London Tech Week returns once again giving all those in the technology sector from business leaders and investors through to the broader tech industry the opportunity to come together to discuss their contribution to the London and wider UK economy, now and in the future. Now more than ever, technology innovations and successes are needed to support the economic recovery post-pandemic and post-Brexit. The week’s events also afford businesses the opportunity to understand more about the challenges the industry faces, especially as companies grapple with the quandary of how to adopt a ‘return-to-the-office’, in addition to higher expectations from employees and the workspace that they are asked to operate from.
At DeVono, we advise a wide range of tech businesses, from start-ups to established companies, with both national and global presences, with the planning and implementation of their real estate strategies. The fast pace at which the sector operates, whether it be through talent acquisition, space expansion, or even reduction, as well as the varying successes of venture capital funding rounds, means that workplace planning is an ever-changing facet of the industry.
To shed some light on some of those aspects we have brought together our Head of Insights, Shaun Dawson, Director of Workplace Consultancy, Amanda Irwin and Ben Ashby, Director in our Occupier Advisory team to offer their view on the shifting landscape affecting the workplace and those that work within the sector.
While a technology firms’ success is driven by its product and/or concept, this is ultimately fuelled by those that contribute to it. Having the right people onboard is key in any industry, however, in recent years the tech sector has felt acute pressure due to a shortage of talent, exacerbated not least of all by the pandemic. The high level of demand for tech talent has meant that the balance of power now firmly lies with the worker – but what does this mean for the physical office space?
Simply put, the office is the ‘front door’ to any business, and first impressions last. Providing a workplace that people are lured to enjoy spending time in, and which supports their role should not be understated. This is especially true when competitors might be offering more enticing workplaces with greater amenity and focus on well-being, thereby providing an opportunity to move to another firm with a ‘superior’ working environment, The transient nature of tech workers makes this a lot more pressing.
The building itself, and the amenities it provides, the design of the office space within it, the location, ease and cost of commute, are the major elements that influence a worker’s impression of their existing/future working environment. Other factors include how the space can facilitate new ways of working such as the much-talked-about hybrid model. It is noteworthy that technology adoption is the catalyst to help ensure a smooth-running workplace, creative benefits for those in the office, and the chance for enhanced collaboration, both professionally, and socially.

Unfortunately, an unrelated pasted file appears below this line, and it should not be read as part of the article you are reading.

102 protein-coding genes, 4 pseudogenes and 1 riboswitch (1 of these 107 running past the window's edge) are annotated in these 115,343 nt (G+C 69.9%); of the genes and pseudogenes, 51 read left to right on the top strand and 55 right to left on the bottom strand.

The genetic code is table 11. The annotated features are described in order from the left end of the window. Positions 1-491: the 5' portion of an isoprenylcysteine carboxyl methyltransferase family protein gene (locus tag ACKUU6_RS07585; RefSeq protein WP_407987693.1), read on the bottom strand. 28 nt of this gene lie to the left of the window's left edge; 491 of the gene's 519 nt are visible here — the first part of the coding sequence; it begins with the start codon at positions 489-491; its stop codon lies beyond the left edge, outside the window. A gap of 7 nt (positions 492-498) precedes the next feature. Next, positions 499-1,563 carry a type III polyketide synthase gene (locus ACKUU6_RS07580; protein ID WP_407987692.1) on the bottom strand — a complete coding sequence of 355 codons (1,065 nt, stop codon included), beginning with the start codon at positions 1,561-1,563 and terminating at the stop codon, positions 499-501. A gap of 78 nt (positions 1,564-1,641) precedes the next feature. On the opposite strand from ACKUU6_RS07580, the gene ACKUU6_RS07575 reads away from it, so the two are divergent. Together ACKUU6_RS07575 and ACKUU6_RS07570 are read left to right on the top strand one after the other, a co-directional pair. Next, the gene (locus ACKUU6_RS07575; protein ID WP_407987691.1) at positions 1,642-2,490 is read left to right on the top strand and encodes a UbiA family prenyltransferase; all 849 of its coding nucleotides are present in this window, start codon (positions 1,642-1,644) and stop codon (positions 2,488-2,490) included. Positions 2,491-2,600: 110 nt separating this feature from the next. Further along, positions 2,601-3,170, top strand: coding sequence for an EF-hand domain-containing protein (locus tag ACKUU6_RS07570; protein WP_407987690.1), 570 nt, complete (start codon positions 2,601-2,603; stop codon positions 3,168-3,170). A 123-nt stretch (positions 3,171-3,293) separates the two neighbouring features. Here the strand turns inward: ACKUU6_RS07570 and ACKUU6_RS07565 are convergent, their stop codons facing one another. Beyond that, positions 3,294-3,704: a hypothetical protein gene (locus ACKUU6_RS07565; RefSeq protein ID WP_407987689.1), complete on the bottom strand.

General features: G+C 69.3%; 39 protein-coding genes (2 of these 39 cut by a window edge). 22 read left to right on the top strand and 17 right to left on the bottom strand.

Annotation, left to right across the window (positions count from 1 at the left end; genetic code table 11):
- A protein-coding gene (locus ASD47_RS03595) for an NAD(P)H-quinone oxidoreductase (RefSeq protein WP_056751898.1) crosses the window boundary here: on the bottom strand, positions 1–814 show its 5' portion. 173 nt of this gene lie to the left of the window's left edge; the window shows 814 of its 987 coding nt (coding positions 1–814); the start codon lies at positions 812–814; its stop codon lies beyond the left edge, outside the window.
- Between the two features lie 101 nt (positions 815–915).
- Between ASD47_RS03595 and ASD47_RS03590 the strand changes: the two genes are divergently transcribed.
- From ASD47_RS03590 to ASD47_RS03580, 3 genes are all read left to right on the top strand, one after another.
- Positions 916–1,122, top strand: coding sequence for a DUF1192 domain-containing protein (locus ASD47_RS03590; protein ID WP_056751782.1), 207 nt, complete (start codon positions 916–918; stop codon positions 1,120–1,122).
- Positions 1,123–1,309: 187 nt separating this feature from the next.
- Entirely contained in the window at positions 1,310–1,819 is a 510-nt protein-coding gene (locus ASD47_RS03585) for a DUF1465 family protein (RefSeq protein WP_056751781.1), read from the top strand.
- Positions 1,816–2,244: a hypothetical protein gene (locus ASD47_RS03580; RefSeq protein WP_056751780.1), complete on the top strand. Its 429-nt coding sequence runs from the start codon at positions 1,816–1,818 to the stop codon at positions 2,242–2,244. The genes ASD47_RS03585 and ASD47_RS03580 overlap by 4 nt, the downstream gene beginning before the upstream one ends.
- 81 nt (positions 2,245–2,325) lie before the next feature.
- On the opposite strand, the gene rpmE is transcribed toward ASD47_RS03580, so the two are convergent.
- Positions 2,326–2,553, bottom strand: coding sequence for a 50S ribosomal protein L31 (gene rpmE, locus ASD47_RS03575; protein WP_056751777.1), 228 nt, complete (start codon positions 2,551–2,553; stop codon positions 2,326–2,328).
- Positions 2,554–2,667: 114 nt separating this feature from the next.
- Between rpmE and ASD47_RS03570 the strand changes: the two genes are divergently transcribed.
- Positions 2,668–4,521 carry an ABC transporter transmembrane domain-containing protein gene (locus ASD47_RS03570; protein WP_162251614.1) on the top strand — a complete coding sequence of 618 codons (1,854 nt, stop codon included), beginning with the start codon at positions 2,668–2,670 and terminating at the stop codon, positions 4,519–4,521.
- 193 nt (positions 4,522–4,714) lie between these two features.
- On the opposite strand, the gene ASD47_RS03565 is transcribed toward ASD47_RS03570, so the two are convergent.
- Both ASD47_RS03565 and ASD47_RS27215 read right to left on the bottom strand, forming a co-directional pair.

All of these aspects will go a long way in creating the optimum workspace for the tech employee. Deploying the office as a tool and incubator for talent should be a core part of any business strategy.
Culture is the lynchpin of all firms, but tech firms thrive more than others on providing unique workplaces and cultures that foster the workforce, especially those with a younger demographic.
What defines the culture of a company involves a myriad of things, but ultimately has people at its heart. It may sound a little too cliché but it is 100% true: a happy heart is a happy workplace. Over the past 18 months the pandemic has shifted company cultures, and in a sector that already struggled to retain its best people, ensuring that culture not only returns but is improved will be important.
The topic of staff attrition/attraction is inextricably linked to culture, and is even more poignant now – if another firm can offer a more thoughtful culture that promises flexibility and development, what is to stop that person from leaving?
Tech companies have long been pioneers in promoting flexible working, wellbeing and providing attractive perks. Unlike some other industries, the tech sector adapted swiftly to remote working and for some, it has opened the eyes of businesses and individuals alike as to what is the future of work. One size does not fit all, and as the return to the office gathers pace, tech firms must strike the right balance of hybrid working provision and ensure that the workplace is fit-for-purpose to support business goals, productivity, staff welfare and maintaining those core cultural aspirations.
Company culture exists whether it is intentionally created or not, and a culture left to its own devices that is bandaged with pool tables and Friday drinks is not sustainable in the long run. Company culture is nurtured by harnessing the voice of the workforce and providing a base where employees can grow within a business. An office’s location, design, and how it is used can help grow and develop company culture, rather than striving to define it.
Technology firms are synonymous with having to be reactive to their market conditions, coasting along in a slow gear one minute, then at a supercharged pace the next. Whether it is the instant success of product or an influx of capital, a real estate strategy can see them jump from sharing an office with a few colleagues through to committing to a 5-year lease with a multiple-member workforce in a short space of time.